I suspect there's logic behind the madness, but I'm too dumb to see it.

  16. #16
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    @OP
    FWIW I’m tall with two past low back surgeries and I’m on a caad10 (63cm)
    some effort on the fit for stack/reach and you should be fine
    it’s not a non-starter

  17. #17
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    Basic question: do you have any time on road bikes such that you have an idea on the kind of fit you're looking for? If not, can you borrow / test ride some from local friends?

    A couple miles on traditional (race type) geometry, and on more upright (relaxed - gravel or endurance type) geometry will tell you what you like, and what your back can handle.
    Quote Originally Posted by powder11 View Post
    if you have to resort to taking advice from the nitwits on this forum, then you're doomed.

  18. #18
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    Quote Originally Posted by El Chupacabra View Post
    Basic question: do you have any time on road bikes such that you have an idea on the kind of fit you're looking for? If not, can you borrow / test ride some from local friends?

    A couple miles on traditional (race type) geometry, and on more upright (relaxed - gravel or endurance type) geometry will tell you what you like, and what your back can handle.
    Short answer is no... and COVID doesn't really help. Planning to rent a CAAD Optima Claris from a place in DC this weekend, which I believe shares the geometry with the rest of the CAAD family (need to double check that). I did test-ride a Roubaix, which has the more enduro-type geometry.

  19. #19
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    Quote Originally Posted by seldon View Post
    I know most everyone here rides in the mountains where gravel roads etc are a big thing. I live in DC, and plan to ride pretty much exclusively on roads. Is there still a big reason to be all-in on wider tires and disc brakes?
    Narrow tires (like 25) are ok for paved roads (and even good gravel roads, just not optimal), but I strongly prefer the extra comfort and versatility of wider tires even on pavement. Discs are better than rim brakes, but not as important on road bikes as mountain bikes.

    If all you can get for your budget in the current market is rim brakes/narrow tires, you'll be fine, but the road bike world is rapidly moving away from rim brakes and they may soon be like the straight skis of the bike world (i.e. obsolete and hard to resell once the supply/demand picture rebalances).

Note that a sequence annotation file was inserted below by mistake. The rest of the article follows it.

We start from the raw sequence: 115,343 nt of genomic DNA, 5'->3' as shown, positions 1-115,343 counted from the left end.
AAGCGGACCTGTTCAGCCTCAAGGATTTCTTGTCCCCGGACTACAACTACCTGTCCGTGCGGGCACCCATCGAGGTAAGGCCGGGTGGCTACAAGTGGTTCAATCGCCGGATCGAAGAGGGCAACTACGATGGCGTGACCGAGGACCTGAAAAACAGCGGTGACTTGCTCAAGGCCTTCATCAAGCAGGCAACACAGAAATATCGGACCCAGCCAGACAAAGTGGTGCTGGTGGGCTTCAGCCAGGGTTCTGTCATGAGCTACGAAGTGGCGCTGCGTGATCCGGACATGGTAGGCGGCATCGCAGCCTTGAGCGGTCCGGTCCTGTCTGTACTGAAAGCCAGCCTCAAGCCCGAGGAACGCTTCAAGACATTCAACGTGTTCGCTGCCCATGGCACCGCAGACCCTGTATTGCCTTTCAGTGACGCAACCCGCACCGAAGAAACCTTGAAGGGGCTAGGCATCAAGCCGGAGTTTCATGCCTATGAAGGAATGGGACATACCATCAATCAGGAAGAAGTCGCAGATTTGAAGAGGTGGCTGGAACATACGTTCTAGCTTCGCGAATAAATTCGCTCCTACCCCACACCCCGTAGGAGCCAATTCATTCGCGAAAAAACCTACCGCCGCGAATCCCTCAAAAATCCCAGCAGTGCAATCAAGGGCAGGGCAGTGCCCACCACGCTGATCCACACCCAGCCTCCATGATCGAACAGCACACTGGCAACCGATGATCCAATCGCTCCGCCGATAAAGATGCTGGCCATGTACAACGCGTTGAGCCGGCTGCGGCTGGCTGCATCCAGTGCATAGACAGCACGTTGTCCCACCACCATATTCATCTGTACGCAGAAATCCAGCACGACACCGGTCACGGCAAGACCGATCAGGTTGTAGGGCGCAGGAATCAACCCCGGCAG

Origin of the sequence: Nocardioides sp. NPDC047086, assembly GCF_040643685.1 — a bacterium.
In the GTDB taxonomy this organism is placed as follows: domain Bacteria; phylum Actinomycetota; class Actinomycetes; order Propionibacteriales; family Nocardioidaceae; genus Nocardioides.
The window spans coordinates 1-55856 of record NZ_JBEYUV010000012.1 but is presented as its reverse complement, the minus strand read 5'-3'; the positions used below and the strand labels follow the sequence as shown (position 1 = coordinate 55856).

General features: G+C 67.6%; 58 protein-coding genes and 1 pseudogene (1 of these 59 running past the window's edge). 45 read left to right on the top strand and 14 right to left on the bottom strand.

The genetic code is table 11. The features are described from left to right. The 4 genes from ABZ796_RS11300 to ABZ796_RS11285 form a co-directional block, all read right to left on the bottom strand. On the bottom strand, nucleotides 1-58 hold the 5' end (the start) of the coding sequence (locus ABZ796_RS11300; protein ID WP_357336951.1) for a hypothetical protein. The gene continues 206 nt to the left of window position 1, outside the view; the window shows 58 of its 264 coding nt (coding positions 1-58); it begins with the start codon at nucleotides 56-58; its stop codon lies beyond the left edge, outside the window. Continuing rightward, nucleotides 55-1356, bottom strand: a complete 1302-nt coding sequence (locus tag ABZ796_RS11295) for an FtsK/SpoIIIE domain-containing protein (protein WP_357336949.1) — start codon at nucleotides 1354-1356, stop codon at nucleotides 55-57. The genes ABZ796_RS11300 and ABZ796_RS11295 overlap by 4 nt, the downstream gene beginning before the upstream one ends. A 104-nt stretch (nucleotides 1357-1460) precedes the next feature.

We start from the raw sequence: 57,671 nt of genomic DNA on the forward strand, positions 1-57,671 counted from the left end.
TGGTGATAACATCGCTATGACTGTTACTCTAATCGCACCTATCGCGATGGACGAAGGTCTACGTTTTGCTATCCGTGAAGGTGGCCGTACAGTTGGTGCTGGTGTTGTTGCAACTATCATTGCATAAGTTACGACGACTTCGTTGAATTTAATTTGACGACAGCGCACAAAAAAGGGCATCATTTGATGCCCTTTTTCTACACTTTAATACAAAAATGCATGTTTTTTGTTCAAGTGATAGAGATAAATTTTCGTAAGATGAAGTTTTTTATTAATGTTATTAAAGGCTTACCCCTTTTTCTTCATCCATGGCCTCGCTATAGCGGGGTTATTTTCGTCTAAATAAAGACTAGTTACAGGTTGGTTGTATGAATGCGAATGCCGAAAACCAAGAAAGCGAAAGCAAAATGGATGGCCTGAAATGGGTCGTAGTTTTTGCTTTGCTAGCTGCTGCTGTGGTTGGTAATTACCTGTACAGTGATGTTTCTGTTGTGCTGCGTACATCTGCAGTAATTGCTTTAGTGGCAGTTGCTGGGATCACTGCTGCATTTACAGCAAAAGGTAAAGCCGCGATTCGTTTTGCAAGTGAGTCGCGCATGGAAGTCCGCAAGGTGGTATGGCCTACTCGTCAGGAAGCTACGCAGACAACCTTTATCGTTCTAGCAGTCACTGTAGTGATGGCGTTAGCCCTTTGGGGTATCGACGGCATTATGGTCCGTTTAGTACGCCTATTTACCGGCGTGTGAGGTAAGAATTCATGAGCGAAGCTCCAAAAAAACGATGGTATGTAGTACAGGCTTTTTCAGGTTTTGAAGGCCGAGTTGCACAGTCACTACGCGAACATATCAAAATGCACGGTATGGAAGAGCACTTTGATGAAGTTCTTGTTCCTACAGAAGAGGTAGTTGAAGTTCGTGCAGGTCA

20. #20
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    The bike came with narrow 23's and there was a noticable positive difference in going to 25 in terms of comfort and handling with no real difference in speed and I don't think I've had any flats since going wider

    I wouldn't worry about rim or disc brakes but if you want to run tubeless you DO need tubeless specific rims and tires

    eks
    Lee Lau - xxx-er is the laziest Asian canuck I know

  21. #21
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    I love my frame, so I got some new wheels, built up for tubeless, and go with 25s as thatís about the perfect width for the rim, and itís great for chip seal roads and smooth gravel. But itís a road bike, eh.
    Well maybe I'm the faggot America
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  22. #22
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    Starter (Used) Roadbike: Cannondale CAAD10-3 vs. Lemond Alpe D'Huez vs. ?

    Quote Originally Posted by seldon View Post
    I know most everyone here rides in the mountains where gravel roads etc are a big thing. I live in DC, and plan to ride pretty much exclusively on roads. Is there still a big reason to be all-in on wider tires and disc brakes?
    My son lives on H Street, so Iím familiar with riding in DC. Lots of really nice bike trails and lots of traffic on the roads. Are you really going to ride roads or are you riding streets, until you get to a bike trail?

    Road bikes are really good for going fast, on roads.
    A HT 29r is a lot more versatile and probably more comfortable on your back.

    Go to a couple of LBSís and ride a bunch of different types of bikes before, you buy anything.